Google(s goog) launched a tablet-optimized version of its Google Earth software for Honeycomb tablets on Thursday. Available for free in the Android Market, the new software takes advantage of both potent processors and larger displays by adding functionality over the mobile handset version for smartphones. On a tablet, Google Earth offers a visual layer with textured, 3-D buildings and content pop-ups to provide venue information alongside the landscape.
I’ve already taken the new Google Earth version for a spin on the Acer Iconia Tab A500 tablet I’m reviewing and I can easily see myself wasting the day away by navigating around the planet. The application is well designed, makes excellent use of the tablet hardware and is just downright fun. In my limited testing time so far, I can safely say Google successfully brought the desktop experience of Google Earth to mobile tablets — yet another activity that tablets will steal away from traditional computing devices.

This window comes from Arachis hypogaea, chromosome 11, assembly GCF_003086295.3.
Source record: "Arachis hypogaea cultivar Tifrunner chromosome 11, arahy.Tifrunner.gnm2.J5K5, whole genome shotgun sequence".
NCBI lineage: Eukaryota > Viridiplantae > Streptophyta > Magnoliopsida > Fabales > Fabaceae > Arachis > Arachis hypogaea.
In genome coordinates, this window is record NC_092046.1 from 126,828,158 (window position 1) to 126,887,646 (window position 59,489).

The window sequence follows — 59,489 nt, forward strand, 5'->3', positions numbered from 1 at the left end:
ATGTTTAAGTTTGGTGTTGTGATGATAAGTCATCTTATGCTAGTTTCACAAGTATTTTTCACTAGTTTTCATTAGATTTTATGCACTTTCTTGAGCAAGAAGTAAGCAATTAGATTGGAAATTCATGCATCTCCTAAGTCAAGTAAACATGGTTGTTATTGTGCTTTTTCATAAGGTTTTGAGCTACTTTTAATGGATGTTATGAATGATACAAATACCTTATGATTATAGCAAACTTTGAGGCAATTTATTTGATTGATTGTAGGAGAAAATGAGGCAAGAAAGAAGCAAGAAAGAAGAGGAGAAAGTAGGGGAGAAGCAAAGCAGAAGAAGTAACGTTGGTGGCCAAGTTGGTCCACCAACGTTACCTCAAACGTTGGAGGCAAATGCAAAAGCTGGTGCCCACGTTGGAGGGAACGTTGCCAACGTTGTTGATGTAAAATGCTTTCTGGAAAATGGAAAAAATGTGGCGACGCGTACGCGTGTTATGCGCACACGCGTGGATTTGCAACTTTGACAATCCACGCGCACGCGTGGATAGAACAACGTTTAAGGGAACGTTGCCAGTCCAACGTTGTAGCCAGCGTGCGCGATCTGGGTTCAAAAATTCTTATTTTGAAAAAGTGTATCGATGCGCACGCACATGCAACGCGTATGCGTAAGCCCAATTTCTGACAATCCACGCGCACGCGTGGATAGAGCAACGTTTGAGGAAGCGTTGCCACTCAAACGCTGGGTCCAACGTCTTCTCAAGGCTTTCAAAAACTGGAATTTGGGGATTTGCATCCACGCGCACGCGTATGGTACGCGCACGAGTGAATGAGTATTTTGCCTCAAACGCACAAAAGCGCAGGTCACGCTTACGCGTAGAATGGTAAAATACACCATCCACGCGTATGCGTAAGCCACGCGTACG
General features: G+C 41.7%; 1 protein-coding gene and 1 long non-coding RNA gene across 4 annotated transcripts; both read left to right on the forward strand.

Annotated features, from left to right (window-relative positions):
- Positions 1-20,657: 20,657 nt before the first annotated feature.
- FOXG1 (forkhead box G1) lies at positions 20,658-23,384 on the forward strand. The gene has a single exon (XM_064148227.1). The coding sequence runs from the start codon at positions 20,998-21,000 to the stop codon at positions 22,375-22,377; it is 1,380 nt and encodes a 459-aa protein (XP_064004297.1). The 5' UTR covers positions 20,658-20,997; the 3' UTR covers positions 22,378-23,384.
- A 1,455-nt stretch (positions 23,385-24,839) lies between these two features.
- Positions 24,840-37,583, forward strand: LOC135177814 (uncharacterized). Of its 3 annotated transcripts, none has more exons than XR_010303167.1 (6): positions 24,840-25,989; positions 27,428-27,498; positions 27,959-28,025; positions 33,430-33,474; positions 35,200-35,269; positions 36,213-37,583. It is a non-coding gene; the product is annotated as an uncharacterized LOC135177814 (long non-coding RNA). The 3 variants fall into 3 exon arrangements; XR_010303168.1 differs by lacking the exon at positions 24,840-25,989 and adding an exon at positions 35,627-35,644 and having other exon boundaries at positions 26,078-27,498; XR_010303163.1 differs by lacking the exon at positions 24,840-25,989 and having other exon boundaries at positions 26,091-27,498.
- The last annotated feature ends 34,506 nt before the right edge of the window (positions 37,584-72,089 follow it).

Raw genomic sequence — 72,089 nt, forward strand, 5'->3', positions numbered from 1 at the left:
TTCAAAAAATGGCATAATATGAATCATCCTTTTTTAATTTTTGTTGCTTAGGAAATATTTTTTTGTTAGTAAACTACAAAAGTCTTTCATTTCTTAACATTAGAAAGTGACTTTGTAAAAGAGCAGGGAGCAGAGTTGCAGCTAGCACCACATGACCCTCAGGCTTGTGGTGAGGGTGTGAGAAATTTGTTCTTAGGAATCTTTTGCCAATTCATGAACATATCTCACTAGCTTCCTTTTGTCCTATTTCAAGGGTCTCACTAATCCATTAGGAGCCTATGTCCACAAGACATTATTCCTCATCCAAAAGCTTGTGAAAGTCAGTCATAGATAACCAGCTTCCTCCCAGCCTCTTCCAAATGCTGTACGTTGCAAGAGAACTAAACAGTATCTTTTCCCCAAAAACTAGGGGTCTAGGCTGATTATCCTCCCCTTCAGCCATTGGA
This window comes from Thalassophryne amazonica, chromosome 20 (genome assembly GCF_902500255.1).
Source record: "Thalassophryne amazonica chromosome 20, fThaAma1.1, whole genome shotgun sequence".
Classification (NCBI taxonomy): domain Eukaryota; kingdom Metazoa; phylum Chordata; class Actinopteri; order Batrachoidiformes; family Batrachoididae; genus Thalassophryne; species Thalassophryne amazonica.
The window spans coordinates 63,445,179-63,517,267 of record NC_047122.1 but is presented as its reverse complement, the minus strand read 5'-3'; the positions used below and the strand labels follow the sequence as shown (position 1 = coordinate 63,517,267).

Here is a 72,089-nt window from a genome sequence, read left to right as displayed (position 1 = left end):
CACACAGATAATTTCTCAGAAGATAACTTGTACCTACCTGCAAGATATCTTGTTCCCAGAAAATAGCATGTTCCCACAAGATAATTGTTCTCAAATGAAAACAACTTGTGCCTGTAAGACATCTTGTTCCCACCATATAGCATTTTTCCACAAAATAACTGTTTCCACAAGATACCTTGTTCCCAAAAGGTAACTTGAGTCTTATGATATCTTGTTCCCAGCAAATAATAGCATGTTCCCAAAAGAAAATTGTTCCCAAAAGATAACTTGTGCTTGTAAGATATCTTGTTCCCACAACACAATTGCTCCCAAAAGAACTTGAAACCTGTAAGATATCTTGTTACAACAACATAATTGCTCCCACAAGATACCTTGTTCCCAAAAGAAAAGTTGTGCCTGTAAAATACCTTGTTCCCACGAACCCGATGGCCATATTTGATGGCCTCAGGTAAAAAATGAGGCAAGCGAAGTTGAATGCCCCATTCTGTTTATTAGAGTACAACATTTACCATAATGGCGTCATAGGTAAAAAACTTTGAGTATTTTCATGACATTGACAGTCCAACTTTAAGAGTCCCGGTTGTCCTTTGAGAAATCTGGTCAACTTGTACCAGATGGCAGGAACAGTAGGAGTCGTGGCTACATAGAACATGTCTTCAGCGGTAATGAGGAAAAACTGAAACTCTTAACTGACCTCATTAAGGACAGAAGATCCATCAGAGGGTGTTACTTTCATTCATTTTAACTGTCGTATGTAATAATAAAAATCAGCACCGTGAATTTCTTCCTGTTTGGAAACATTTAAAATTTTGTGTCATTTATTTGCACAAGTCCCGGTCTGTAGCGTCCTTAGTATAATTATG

The 3-D building view is most impressive: I’m very familiar with Philadelphia, which is the nearest city to me, and it feels like I’m right there in Center City when using this app. With the new pop-ups, it’s easy to see information about landmarks or view user-contributed photos from Panoramio. The 3-D rendering isn’t quite as fast as you might find on the desktop version — depending on the specs of your desktop, of course — but it’s certainly not a painful experience either. All Honeycomb tablets to this point use dual-core processors with advanced graphics, which is an enabler here.
If you have a Honeycomb tablet, Google Earth is well worth the free download, even if you aren’t into maps or navigation. The software shows off how good a tablet-optimized application can be for Honeycomb, and there’s been a shortage of such examples. Besides, even though I know Philadelphia really well, I’m already learning new things about some of the old landmarks thanks to Google Earth.